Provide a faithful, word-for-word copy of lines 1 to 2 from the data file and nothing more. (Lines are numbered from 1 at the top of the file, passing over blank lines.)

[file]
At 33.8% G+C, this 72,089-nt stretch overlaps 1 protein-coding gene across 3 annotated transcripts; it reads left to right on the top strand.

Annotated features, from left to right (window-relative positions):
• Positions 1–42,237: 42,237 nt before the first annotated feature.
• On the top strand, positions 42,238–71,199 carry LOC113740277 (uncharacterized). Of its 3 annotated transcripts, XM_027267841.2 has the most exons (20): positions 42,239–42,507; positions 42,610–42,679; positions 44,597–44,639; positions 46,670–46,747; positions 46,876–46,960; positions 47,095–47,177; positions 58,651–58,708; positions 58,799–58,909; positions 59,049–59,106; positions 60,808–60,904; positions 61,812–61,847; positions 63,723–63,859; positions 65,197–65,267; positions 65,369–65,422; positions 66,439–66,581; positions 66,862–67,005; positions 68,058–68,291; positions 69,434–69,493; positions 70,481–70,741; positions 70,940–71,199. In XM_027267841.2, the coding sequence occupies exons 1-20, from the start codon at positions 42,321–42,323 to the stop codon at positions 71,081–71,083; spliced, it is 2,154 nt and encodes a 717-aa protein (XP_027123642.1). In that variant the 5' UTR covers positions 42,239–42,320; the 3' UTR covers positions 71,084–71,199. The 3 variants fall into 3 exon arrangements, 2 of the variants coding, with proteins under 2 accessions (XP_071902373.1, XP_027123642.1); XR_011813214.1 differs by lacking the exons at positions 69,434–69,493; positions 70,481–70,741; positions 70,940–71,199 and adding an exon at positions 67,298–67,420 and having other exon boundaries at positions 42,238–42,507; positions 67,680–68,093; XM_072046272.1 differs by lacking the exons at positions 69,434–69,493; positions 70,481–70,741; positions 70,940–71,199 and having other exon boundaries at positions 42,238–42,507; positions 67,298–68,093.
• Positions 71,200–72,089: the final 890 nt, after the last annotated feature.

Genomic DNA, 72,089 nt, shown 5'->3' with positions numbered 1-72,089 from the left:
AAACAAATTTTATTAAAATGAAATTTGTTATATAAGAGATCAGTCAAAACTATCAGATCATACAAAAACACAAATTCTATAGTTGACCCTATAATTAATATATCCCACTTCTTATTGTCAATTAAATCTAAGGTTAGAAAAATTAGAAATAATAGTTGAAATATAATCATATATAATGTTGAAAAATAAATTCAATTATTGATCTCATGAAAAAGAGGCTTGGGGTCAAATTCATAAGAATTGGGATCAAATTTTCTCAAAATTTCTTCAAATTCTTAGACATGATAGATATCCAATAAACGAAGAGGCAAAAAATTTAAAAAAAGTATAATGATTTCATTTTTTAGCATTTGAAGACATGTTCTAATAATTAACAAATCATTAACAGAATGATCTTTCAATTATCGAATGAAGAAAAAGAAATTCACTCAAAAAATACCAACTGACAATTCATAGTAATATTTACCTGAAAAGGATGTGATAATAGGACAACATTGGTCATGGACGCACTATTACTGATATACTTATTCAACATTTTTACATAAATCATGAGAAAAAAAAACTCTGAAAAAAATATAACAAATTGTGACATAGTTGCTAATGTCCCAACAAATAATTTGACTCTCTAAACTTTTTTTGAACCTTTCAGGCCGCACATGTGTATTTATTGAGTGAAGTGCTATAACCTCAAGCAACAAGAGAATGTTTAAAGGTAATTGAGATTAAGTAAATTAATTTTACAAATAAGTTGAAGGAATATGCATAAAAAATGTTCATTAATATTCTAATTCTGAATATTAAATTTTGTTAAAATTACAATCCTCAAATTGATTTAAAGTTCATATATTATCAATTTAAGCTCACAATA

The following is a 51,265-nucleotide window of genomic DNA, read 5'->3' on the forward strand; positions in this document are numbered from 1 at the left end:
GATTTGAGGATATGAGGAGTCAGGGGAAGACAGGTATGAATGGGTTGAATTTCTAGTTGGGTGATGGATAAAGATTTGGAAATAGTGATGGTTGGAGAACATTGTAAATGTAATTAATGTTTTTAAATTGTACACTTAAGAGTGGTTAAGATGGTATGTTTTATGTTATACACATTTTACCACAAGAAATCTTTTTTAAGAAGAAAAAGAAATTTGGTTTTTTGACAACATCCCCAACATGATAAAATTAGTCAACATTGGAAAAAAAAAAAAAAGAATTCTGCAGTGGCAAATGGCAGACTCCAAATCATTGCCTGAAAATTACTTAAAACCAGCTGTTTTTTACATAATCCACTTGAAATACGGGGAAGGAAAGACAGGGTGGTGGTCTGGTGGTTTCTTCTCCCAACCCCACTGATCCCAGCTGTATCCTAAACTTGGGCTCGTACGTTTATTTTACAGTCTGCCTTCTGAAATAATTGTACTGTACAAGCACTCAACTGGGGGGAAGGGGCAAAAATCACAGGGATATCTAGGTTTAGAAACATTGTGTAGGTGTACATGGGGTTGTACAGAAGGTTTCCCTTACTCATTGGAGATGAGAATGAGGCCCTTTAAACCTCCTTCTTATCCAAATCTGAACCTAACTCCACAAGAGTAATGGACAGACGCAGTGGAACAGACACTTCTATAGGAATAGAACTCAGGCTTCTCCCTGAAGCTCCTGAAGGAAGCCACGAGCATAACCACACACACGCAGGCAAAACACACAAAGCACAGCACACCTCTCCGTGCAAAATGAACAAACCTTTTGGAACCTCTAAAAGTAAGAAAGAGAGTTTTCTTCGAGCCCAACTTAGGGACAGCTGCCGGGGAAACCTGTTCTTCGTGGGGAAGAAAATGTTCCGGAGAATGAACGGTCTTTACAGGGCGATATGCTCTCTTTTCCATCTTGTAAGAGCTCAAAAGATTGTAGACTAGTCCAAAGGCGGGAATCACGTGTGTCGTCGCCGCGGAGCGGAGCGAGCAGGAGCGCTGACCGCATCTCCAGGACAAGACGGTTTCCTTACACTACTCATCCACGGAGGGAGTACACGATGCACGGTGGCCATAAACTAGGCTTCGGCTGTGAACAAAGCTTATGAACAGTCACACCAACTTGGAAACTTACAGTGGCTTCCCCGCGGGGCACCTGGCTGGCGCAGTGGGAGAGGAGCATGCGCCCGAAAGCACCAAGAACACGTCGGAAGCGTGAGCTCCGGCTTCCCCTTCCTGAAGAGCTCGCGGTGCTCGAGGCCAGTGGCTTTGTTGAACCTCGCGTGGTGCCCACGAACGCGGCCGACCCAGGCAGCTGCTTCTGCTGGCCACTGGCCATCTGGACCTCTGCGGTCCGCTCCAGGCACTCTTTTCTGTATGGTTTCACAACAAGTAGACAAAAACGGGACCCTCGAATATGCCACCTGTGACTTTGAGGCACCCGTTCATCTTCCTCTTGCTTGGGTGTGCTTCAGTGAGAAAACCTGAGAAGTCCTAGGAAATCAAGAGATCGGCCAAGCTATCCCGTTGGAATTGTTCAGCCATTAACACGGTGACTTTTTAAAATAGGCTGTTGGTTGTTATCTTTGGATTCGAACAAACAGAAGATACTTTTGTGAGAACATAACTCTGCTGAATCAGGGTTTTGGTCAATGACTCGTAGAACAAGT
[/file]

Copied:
At 33.8% G+C, this 72,089-nt stretch overlaps 1 protein-coding gene across 3 annotated transcripts; it reads left to right on the top strand.

Annotated features, from left to right (window-relative positions):